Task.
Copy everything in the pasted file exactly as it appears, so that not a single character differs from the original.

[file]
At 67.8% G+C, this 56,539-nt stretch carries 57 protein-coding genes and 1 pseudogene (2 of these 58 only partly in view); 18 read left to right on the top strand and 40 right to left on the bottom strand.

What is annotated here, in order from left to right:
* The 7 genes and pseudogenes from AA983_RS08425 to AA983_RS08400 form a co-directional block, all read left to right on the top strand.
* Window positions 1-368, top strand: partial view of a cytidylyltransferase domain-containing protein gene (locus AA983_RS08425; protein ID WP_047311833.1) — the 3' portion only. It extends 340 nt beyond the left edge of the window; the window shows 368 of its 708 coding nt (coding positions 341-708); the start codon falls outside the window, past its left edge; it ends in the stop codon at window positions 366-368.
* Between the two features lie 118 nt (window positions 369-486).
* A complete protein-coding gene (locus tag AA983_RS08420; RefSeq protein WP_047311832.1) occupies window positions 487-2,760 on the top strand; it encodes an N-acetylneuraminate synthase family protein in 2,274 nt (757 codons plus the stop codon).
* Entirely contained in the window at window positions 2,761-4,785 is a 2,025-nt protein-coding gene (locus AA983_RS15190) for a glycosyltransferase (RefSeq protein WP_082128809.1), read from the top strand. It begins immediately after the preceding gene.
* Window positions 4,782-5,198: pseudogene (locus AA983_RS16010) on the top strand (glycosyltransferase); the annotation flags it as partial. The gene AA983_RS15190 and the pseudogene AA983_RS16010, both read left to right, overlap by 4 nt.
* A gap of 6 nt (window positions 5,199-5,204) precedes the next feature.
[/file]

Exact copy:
At 67.8% G+C, this 56,539-nt stretch carries 57 protein-coding genes and 1 pseudogene (2 of these 58 only partly in view); 18 read left to right on the top strand and 40 right to left on the bottom strand.

What is annotated here, in order from left to right:
* The 7 genes and pseudogenes from AA983_RS08425 to AA983_RS08400 form a co-directional block, all read left to right on the top strand.
* Window positions 1-368, top strand: partial view of a cytidylyltransferase domain-containing protein gene (locus AA983_RS08425; protein ID WP_047311833.1) — the 3' portion only. It extends 340 nt beyond the left edge of the window; the window shows 368 of its 708 coding nt (coding positions 341-708); the start codon falls outside the window, past its left edge; it ends in the stop codon at window positions 366-368.
* Between the two features lie 118 nt (window positions 369-486).
* A complete protein-coding gene (locus tag AA983_RS08420; RefSeq protein WP_047311832.1) occupies window positions 487-2,760 on the top strand; it encodes an N-acetylneuraminate synthase family protein in 2,274 nt (757 codons plus the stop codon).
* Entirely contained in the window at window positions 2,761-4,785 is a 2,025-nt protein-coding gene (locus AA983_RS15190) for a glycosyltransferase (RefSeq protein WP_082128809.1), read from the top strand. It begins immediately after the preceding gene.
* Window positions 4,782-5,198: pseudogene (locus AA983_RS16010) on the top strand (glycosyltransferase); the annotation flags it as partial. The gene AA983_RS15190 and the pseudogene AA983_RS16010, both read left to right, overlap by 4 nt.
* A gap of 6 nt (window positions 5,199-5,204) precedes the next feature.